STRONG AND WEAK INTERLAYER INTERACTIONS OF TWO-DIMENSIONAL MATERIALS AND THEIR ASSEMBLIES Public Deposited

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Last Modified
  • March 21, 2019
Creator
  • Farnsworth, Tyler
    • Affiliation: College of Arts and Sciences, Department of Chemistry
Abstract
  • The ability to control the properties of a macroscopic material through systematic modification of its component parts is a central theme in materials science. This concept is exemplified by the assembly of quantum dots into 3D solids, but the application of similar design principles to other quantum-confined systems, namely 2D materials, remains largely unexplored. Here I demonstrate that solution-processed 2D semiconductors retain their quantum-confined properties even when assembled into electrically conductive, thick films. Structural investigations show how this behavior is caused by turbostratic disorder and interlayer adsorbates, which weaken interlayer interactions and allow access to a quantum-confined but electronically coupled state. I generalize these findings to use a variety of 2D building blocks to create electrically conductive 3D solids with virtually any band gap. I next introduce a strategy for discovering new 2D materials. Previous efforts to identify novel 2D materials were limited to van der Waals layered materials, but I demonstrate that layered crystals with strong interlayer interactions can be exfoliated into few-layer or monolayer materials. The strategy relies on a mechanistic similarity between mechanical exfoliation and scratching in layered materials: both involve crack propagation between layers. I therefore use the Mohs hardness scale, a measure of scratch resistance, to identify promising layered materials, and I test these predictions using mechanical exfoliation. We find that a Mohs hardness of five is a threshold below which mechanical exfoliation occurs. To understand why, we examined 1,000 crystals and find an intuitive correlation between Mohs hardness and the nature of interlayer bonding. Finally, we show how our approach can be extended to computational searches of large databases of material properties to find additional 2D materials that can be used as building blocks for new 3D solids with custom-designed properties.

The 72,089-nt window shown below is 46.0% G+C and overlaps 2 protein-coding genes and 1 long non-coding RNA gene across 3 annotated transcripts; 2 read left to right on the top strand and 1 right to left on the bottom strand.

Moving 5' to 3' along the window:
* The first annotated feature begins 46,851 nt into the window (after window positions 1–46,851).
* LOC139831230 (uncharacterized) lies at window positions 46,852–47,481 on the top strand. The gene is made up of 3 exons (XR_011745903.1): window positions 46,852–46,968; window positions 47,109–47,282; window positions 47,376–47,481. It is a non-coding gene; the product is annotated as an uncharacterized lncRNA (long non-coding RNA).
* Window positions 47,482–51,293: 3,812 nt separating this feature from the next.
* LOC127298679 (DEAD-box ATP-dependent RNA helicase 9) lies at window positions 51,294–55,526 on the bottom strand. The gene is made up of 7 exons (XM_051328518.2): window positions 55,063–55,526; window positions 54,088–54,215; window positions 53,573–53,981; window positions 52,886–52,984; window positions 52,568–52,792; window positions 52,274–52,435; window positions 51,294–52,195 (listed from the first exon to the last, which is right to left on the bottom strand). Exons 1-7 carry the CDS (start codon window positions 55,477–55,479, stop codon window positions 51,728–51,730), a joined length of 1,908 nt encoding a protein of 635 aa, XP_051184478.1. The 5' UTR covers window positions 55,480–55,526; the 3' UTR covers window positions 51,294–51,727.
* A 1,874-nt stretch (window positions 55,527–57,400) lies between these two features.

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Rights statement
  • In Copyright
Advisor
  • You, Wei
  • Cahoon, Jim
  • Brennaman, Matthew
  • Warren, Scott
  • Atkin, Joanna
Degree
  • Doctor of Philosophy
Degree granting institution
  • University of North Carolina at Chapel Hill Graduate School
Graduation year
  • 2018
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